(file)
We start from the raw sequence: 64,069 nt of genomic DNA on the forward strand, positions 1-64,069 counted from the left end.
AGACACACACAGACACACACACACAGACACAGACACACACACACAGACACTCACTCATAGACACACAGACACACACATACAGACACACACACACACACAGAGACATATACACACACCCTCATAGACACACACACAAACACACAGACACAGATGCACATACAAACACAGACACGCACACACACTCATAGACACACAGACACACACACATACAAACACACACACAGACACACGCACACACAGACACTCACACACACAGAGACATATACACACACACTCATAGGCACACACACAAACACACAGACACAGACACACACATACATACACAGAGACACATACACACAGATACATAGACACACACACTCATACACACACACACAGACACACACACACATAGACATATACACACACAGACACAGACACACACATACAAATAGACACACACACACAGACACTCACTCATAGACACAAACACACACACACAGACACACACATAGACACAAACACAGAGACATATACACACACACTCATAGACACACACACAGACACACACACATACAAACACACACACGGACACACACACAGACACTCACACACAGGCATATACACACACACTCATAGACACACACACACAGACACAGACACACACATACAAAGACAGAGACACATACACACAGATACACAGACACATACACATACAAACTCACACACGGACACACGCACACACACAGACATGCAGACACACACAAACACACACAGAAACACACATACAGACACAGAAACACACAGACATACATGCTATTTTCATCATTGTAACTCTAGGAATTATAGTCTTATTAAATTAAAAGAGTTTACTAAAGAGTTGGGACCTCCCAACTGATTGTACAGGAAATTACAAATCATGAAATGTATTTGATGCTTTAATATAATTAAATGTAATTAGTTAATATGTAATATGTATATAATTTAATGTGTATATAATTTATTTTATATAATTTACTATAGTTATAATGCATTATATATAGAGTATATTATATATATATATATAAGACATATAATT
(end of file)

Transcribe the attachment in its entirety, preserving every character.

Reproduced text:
We start from the raw sequence: 64,069 nt of genomic DNA on the forward strand, positions 1-64,069 counted from the left end.
AGACACACACAGACACACACACACAGACACAGACACACACACACAGACACTCACTCATAGACACACAGACACACACATACAGACACACACACACACACAGAGACATATACACACACCCTCATAGACACACACACAAACACACAGACACAGATGCACATACAAACACAGACACGCACACACACTCATAGACACACAGACACACACACATACAAACACACACACAGACACACGCACACACAGACACTCACACACACAGAGACATATACACACACACTCATAGGCACACACACAAACACACAGACACAGACACACACATACATACACAGAGACACATACACACAGATACATAGACACACACACTCATACACACACACACAGACACACACACACATAGACATATACACACACAGACACAGACACACACATACAAATAGACACACACACACAGACACTCACTCATAGACACAAACACACACACACAGACACACACATAGACACAAACACAGAGACATATACACACACACTCATAGACACACACACAGACACACACACATACAAACACACACACGGACACACACACAGACACTCACACACAGGCATATACACACACACTCATAGACACACACACACAGACACAGACACACACATACAAAGACAGAGACACATACACACAGATACACAGACACATACACATACAAACTCACACACGGACACACGCACACACACAGACATGCAGACACACACAAACACACACAGAAACACACATACAGACACAGAAACACACAGACATACATGCTATTTTCATCATTGTAACTCTAGGAATTATAGTCTTATTAAATTAAAAGAGTTTACTAAAGAGTTGGGACCTCCCAACTGATTGTACAGGAAATTACAAATCATGAAATGTATTTGATGCTTTAATATAATTAAATGTAATTAGTTAATATGTAATATGTATATAATTTAATGTGTATATAATTTATTTTATATAATTTACTATAGTTATAATGCATTATATATAGAGTATATTATATATATATATATAAGACATATAATT